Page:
The founders of Croydon Tech City (CTC) have given up the fight to keep their startup hub alive. Since 2012, Nigel Dias, Jonny Rose,and Sarah Luxford (l to r above) have been running the project on a voluntary basis but, despite considerable success, they have not found anyone willing to invest in future developments other than Croydon Council and local companies.
Summarising the success of the initiative, Dias wrote, “We have taken random clusters of tech talent and created a nationally recognised tech ‘scene’; we have driven economic growth and been one of the biggest contributors to Croydon’s reputational change; we’ve been cited in the UK Government Strategy; and most importantly, we’ve touched the lives of thousands of local adults, children, schools and businesses.”
Fine words succour no startups
CTC opened just over a year after the Greater London riots of 2011 which saw local buildings burn and shops looted. Croydon’s image was badly tarnished and the nurturing of startups gave hope for the future and has been, as Dias said, a major force in improving the town’s reputation.
In 2015, the Mayor of London Boris Johnson described Croydon as an “economic powerhouse in south London” and the following year Matt Hancock, Cabinet Minister for Digital, described the hub as “a blueprint for the future”. CTC has been lauded by local politicians of all parties and commercial brochures promoting Croydon as a business centre often cite the local tech sector as an example of how forward-looking the London borough has become.
As the old adage goes, fine words butter no parsnips and the success of CTC has taken its strain on the volunteers heading the group. Under their guidance, mentorship for startups bolstered by regular meetings and talks have been organised, several workspaces offering reasonable rates have opened in Croydon, and the promotion of the hub has been tackled with verve. The Office for National Statistics rated the borough as the capital’s fastest-growing tech cluster with more than 1,500 related businesses especially in the games industry, data storage, and file-sharing management sectors.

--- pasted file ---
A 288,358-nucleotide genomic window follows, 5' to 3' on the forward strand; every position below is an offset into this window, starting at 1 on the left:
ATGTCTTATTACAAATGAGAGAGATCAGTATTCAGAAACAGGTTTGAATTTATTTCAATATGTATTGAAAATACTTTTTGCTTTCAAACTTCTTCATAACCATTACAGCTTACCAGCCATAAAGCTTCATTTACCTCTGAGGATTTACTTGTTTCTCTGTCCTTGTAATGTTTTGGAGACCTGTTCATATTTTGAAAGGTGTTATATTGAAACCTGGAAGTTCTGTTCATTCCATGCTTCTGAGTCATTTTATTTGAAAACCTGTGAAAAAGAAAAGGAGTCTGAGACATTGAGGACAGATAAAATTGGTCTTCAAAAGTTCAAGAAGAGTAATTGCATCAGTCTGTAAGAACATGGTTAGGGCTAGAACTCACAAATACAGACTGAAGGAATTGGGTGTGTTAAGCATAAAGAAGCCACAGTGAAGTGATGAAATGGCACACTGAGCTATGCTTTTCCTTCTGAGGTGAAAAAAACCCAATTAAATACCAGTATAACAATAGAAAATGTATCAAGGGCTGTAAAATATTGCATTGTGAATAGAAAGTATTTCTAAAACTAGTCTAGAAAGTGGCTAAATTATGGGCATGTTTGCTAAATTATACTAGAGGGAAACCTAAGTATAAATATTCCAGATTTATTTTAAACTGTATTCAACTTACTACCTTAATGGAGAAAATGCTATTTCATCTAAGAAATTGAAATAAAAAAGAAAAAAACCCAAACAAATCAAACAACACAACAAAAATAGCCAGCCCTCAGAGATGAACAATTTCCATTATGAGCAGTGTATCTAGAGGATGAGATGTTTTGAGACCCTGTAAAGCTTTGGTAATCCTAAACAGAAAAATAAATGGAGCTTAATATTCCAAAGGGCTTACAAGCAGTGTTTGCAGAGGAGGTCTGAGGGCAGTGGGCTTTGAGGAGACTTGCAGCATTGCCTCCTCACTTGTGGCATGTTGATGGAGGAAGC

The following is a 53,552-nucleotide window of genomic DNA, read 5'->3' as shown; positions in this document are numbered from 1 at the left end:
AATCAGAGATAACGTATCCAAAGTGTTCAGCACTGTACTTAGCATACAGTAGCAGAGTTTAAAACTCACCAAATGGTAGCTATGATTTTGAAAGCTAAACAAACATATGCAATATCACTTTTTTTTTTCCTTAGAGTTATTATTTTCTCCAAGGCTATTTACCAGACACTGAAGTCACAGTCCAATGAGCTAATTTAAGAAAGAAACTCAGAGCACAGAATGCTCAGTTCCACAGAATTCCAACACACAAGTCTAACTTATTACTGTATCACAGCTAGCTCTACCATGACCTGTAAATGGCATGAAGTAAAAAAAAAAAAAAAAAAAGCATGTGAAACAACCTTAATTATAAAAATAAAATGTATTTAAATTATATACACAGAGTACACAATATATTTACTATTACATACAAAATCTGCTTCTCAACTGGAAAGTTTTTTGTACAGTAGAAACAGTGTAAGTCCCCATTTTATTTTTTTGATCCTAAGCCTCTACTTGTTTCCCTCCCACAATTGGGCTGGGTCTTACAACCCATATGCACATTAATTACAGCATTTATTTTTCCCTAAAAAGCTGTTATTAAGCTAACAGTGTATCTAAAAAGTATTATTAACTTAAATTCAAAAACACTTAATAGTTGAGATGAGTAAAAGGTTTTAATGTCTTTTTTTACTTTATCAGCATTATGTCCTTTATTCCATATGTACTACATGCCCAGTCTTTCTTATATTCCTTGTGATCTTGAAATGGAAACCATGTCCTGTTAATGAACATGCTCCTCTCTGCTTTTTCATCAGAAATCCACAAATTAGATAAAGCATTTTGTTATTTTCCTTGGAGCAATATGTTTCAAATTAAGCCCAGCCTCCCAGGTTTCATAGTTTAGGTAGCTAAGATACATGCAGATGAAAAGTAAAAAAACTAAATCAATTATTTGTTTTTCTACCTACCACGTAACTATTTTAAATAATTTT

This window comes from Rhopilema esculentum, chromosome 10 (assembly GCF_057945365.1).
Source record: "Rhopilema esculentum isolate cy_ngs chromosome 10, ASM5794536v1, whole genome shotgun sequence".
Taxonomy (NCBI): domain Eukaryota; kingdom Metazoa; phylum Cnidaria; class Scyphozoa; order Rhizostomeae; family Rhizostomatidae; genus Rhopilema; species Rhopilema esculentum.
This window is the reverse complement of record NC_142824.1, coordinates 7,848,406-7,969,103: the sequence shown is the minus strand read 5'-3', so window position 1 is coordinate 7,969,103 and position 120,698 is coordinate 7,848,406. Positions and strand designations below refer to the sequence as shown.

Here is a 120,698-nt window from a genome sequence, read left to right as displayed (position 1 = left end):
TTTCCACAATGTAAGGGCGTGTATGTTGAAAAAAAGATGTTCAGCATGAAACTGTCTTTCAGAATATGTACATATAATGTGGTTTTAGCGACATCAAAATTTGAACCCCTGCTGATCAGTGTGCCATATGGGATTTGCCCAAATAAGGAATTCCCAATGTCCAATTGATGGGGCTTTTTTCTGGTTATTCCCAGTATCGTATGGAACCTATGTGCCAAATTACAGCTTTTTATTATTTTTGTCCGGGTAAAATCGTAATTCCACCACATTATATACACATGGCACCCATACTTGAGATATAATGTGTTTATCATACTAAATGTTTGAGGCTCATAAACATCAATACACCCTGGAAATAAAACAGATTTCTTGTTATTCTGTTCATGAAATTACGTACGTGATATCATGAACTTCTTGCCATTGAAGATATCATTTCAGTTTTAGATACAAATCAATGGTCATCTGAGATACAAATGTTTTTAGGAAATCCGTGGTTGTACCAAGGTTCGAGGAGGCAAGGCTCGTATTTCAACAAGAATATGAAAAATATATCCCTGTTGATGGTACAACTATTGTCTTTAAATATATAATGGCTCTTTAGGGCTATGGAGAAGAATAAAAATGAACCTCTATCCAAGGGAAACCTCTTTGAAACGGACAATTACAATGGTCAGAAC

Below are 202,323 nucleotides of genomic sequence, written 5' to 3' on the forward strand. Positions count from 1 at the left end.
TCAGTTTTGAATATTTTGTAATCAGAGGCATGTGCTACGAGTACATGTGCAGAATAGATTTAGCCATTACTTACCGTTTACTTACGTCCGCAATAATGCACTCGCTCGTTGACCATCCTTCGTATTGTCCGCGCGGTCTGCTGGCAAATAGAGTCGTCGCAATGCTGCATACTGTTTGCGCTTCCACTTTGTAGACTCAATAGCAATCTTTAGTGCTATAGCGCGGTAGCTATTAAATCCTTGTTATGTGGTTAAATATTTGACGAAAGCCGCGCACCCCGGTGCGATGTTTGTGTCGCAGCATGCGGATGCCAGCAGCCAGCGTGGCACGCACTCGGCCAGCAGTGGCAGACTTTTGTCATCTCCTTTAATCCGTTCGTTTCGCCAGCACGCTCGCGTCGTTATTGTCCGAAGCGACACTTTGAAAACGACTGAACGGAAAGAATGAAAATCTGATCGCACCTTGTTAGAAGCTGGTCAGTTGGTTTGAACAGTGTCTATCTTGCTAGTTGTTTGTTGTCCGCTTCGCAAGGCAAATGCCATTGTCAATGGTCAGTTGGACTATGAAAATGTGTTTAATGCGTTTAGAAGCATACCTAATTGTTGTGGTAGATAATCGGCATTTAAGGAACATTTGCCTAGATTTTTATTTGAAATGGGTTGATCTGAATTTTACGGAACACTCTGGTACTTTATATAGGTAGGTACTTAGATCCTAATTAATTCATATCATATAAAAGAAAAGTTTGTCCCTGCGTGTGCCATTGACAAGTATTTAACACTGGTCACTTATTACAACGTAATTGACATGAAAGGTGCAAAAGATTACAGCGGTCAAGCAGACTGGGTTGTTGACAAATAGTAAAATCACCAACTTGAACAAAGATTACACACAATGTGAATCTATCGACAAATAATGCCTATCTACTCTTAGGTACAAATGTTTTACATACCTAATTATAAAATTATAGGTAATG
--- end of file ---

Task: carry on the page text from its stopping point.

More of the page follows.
What has been achieved is a tech phoenix rising from the ashes of discontent – but all to no avail. “Try as we might, we never managed to convert any of these words into something that could support us to grow the Croydon tech world,” Dias said, “and when support was needed the only resource that we could count on was our volunteers. The local system isn’t equipped to support a grassroots approach like ours – which prioritises local people, skills and jobs – and seemingly prefers to fund physical structures and photographic opportunities.”
Croydon has been seen as an outpost of the ‘real’ Tech City – an urban country cousin. If this can happen within the M25, what hope has the rest of the country got? Grandiose schemes with iconic names, such as the Northern Powerhouse, have been promoted vigorously but the cracks may be beginning to show. Whether Tech Nation (the merger between the, mainly, government-funded Tech City UK and Tech North) will have a re-balancing effect remains to be seen when the new quango starts operating next month.
In the meantime, Dias, Rose and Luxford remain optimistic about the future. Dias concluded. “Most importantly, the Croydon story isn’t over – whilst it has slowed down for 18 months, opportunities, such as the Croydon Tech City ‘Techzone’ in the Central Library and the Croydon Tech Playbook that we have written, will help Croydon Council and our successors to proceed, We look forward to what Croydon’s tech city does next. Good luck!”